The proposed mode of myopia-controlling action is that a near esophore will underaccommodate to overcome the fixation disparity and thus induce hyperopic defocus that has previously been discussed as a driver to axial eye growth. The Johnson & Johnson design lens used in these studies has a center distance design surrounded by alternating concentric zones of near and distance power, which are designed to create two planes of focus. In the case of underaccommodation, the near vision bands should focus the anterior of the two focal planes closer to the retina than would be the case without bifocal correction and thus improve the hyperopic defocus that would otherwise occur. Whether this type of bifocal design would create a myopia-controlling effect in the absence of esophoria or lag of accommodation has not been tested as it could influence relative retinal defocus, so this proposed mode of action remains speculative.

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Aspheric Designs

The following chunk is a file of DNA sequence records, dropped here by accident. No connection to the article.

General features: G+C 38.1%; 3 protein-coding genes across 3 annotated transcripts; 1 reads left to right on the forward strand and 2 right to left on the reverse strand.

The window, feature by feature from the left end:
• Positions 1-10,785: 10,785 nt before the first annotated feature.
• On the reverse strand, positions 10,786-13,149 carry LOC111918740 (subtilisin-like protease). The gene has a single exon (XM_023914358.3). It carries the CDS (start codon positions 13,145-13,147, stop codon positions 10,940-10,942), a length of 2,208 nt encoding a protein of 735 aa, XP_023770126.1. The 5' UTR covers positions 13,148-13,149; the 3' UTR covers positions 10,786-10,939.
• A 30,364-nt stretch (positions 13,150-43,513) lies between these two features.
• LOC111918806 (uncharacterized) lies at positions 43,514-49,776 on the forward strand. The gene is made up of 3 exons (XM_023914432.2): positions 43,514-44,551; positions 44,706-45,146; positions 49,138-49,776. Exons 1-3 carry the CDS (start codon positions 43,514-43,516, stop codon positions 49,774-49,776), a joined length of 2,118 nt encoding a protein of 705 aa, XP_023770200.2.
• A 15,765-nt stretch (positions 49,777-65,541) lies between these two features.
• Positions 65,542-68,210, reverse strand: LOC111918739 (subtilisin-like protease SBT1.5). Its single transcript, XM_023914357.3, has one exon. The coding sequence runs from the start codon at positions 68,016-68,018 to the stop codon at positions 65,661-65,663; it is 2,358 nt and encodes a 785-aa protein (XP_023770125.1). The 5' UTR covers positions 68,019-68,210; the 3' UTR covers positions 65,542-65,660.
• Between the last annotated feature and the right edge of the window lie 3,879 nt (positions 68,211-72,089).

Walline et al.47 investigated center distance aspheric multifocals with +2.00D power add, worn for 2 years in myopic children, to report 50% reduction in progression of myopic refraction and 29% reduction in axial elongation compared with a single-vision CL-wearing control group. A further reported outcome from this research was that the myopia-controlling effect appeared consistent during the 2-year duration of the study. Aspheric surfaces alter the SA induced by the lens, which has a direct effect on the shape of the peripheral image focus when compared with a spherical surface lens design.48 In the case of center-distance multifocals, this is a theoretical positive shift in SA and myopic shift in peripheral refraction profile. In a 2-year study, the CL providing the most positive SA had the greatest effect on slowing axial eye elongation.49